|Review: Jag Panzer - The Wreck of the Edmund Fitzgerald|
|The Wreck of the Edmund Fitzgerald|
Label: Century Media
Year released: 2005
Genre: Heavy Metal
Review online: May 26, 2009
Reviewed by: Larry Griffin
for:The Wreck of the Edmund Fitzgerald
Rated 4.14/5 (82.86%) (7 Votes)
Jag Panzer, America's best kept Heavy Metal secret simply due to their superlative debut album, have drawn quite a lot of attention since then simply due to the fact that no other band has the balls to sing about Shakespeare in such a thorough and heartfelt manner. Well apparently, after the release of their first really awesome album in ages in Casting the Stones, they decided it would be a good idea to cover a Gordon Lightfoot song called "The Wreck of the Edmund Fitzgerald," and I wouldn't be here right now unless I had something to say about it, so let's just dive right in.
Let's just compare the two songs at hand here. One of them, the original, is a laid back American folk narrative with a rather subdued sort of epic feel to it, more of a "roaming" feel than a real smashing, triumphant one. It is the sort of song one would associate with long drives along the countryside, or along a beachside road of some kind. It is not really something that would appeal to the average Heavy Metal fan, but it's definitely a good song. It definitely has its own merits in the rather mellow and laid-back delivery. The other is a majestic, soaring Heavy Metal epic with a more triumphant - and yet doubly tragic and morose - feel to it, and folks, let me tell you, this is how you do a cover. Man, just listen to the way the subtle folk melody of Lightfoot's translates into Jag Panzer's huge, grandiose one. Listen to the way Conklin's vocal lines soar above the music in the same way that Lightfoot's sort of glide beside it - different executions, but the same goal is reached.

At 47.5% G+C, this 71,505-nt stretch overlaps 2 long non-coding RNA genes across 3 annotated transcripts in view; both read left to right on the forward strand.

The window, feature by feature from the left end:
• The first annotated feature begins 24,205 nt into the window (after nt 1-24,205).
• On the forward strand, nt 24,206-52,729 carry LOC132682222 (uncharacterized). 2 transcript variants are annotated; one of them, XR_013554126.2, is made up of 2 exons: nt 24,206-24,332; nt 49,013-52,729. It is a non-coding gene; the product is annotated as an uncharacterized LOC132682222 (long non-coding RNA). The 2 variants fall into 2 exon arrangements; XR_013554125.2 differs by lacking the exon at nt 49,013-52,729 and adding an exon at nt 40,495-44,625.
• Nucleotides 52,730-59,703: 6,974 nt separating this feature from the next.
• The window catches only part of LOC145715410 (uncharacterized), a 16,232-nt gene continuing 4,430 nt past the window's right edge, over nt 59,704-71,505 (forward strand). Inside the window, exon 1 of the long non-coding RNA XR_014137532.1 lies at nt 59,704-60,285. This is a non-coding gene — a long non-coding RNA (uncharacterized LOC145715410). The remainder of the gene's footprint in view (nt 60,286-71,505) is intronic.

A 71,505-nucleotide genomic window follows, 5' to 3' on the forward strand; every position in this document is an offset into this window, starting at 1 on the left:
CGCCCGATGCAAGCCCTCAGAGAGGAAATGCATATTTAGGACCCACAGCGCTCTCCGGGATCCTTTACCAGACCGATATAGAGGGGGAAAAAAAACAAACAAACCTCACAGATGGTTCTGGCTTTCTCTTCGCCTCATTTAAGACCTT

The other song here is "The Mission (1943)" off of Casting the Stones. It was one of the more catchy and accessible songs on that album, and it is the most catchy and accessible track on this single, with its galloping riffs and a soaring, sing-along chorus as good as anything this genre ever put out. The hooks are light and fluffy, but the song itself is big and booming and confident, so it doesn't matter that much. Jag Panzer might have taken their time to mature into quality songwriters after their shift of styles in the 90s, but they did, and man is it ever glorious. If you want a soundtrack to your next war plane expedition through the snowy alps, you know where to turn to.
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